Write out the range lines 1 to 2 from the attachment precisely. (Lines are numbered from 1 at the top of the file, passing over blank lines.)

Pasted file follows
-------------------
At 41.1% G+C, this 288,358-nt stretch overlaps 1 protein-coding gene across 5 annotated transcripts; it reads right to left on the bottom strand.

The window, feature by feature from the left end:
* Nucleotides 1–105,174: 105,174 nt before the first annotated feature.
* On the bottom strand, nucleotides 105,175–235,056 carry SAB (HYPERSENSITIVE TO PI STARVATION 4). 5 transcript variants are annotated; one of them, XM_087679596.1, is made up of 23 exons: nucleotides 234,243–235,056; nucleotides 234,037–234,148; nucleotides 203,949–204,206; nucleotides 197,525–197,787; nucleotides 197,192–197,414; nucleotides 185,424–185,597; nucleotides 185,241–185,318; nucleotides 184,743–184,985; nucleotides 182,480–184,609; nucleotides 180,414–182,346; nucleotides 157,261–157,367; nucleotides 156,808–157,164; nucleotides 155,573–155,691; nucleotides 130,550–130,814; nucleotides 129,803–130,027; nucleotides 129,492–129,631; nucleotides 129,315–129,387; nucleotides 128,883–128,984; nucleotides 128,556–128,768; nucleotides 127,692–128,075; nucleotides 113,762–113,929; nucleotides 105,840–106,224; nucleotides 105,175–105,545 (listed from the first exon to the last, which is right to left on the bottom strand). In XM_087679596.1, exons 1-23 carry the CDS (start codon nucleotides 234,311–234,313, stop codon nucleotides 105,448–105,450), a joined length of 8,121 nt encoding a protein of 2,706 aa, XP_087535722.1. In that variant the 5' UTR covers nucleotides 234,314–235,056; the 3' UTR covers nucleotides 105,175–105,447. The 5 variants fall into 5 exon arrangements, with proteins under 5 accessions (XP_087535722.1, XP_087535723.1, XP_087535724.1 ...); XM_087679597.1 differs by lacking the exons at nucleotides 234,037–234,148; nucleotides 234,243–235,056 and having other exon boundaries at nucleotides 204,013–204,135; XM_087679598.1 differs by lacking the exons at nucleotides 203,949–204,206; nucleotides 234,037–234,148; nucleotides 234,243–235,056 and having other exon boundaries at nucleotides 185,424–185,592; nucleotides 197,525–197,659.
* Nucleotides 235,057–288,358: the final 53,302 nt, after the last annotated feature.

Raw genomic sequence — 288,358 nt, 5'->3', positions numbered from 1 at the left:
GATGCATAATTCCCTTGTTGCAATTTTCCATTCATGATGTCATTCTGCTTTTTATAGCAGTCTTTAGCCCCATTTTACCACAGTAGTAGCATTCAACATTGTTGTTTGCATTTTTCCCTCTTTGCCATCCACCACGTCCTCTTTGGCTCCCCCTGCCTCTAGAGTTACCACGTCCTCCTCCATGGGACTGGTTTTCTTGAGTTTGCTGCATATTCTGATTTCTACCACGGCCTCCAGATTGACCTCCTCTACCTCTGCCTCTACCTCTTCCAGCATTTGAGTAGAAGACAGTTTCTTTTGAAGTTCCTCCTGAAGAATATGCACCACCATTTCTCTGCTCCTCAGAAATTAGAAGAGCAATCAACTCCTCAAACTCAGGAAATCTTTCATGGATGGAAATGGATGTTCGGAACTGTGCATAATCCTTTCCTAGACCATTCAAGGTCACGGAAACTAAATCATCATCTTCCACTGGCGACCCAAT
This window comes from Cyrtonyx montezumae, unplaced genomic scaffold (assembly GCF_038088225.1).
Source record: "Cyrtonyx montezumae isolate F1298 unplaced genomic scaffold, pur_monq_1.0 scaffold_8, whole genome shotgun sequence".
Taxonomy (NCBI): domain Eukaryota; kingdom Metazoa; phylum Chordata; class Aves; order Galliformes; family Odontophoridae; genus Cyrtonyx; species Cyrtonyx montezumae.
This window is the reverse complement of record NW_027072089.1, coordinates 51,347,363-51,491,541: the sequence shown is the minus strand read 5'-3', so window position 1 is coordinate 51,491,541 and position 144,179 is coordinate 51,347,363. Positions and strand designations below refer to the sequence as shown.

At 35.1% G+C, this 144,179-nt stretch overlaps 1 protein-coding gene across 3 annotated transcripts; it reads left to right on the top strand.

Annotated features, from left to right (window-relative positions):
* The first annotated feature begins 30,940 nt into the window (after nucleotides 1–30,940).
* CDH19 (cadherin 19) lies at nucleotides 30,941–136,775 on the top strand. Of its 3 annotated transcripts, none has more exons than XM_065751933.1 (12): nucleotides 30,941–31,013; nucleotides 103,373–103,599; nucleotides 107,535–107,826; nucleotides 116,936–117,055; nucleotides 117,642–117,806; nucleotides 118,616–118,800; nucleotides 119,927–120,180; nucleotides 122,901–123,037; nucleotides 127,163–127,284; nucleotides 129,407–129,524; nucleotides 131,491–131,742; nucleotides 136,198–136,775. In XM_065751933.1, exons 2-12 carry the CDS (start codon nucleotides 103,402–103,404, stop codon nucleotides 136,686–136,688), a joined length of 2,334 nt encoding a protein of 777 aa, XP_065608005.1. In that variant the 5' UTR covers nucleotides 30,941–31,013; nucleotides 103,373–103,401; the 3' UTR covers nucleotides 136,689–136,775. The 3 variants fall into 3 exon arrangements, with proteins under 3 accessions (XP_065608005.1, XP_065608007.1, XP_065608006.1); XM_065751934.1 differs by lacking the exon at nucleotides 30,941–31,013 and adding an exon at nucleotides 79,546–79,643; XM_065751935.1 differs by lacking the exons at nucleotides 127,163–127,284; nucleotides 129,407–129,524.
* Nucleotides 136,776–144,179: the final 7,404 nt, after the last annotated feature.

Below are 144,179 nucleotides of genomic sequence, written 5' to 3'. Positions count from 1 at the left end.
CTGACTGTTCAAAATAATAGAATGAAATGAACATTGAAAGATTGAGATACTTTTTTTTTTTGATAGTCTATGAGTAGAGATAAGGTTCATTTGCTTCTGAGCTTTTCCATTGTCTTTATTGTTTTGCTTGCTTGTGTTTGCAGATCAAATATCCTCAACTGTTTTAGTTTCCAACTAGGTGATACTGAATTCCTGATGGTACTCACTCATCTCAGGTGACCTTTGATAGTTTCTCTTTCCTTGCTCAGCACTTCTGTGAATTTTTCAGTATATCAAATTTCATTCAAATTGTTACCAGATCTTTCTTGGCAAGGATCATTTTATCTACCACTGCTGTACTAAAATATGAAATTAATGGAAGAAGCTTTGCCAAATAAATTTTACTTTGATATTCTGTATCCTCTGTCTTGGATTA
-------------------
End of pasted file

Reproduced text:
At 41.1% G+C, this 288,358-nt stretch overlaps 1 protein-coding gene across 5 annotated transcripts; it reads right to left on the bottom strand.

The window, feature by feature from the left end: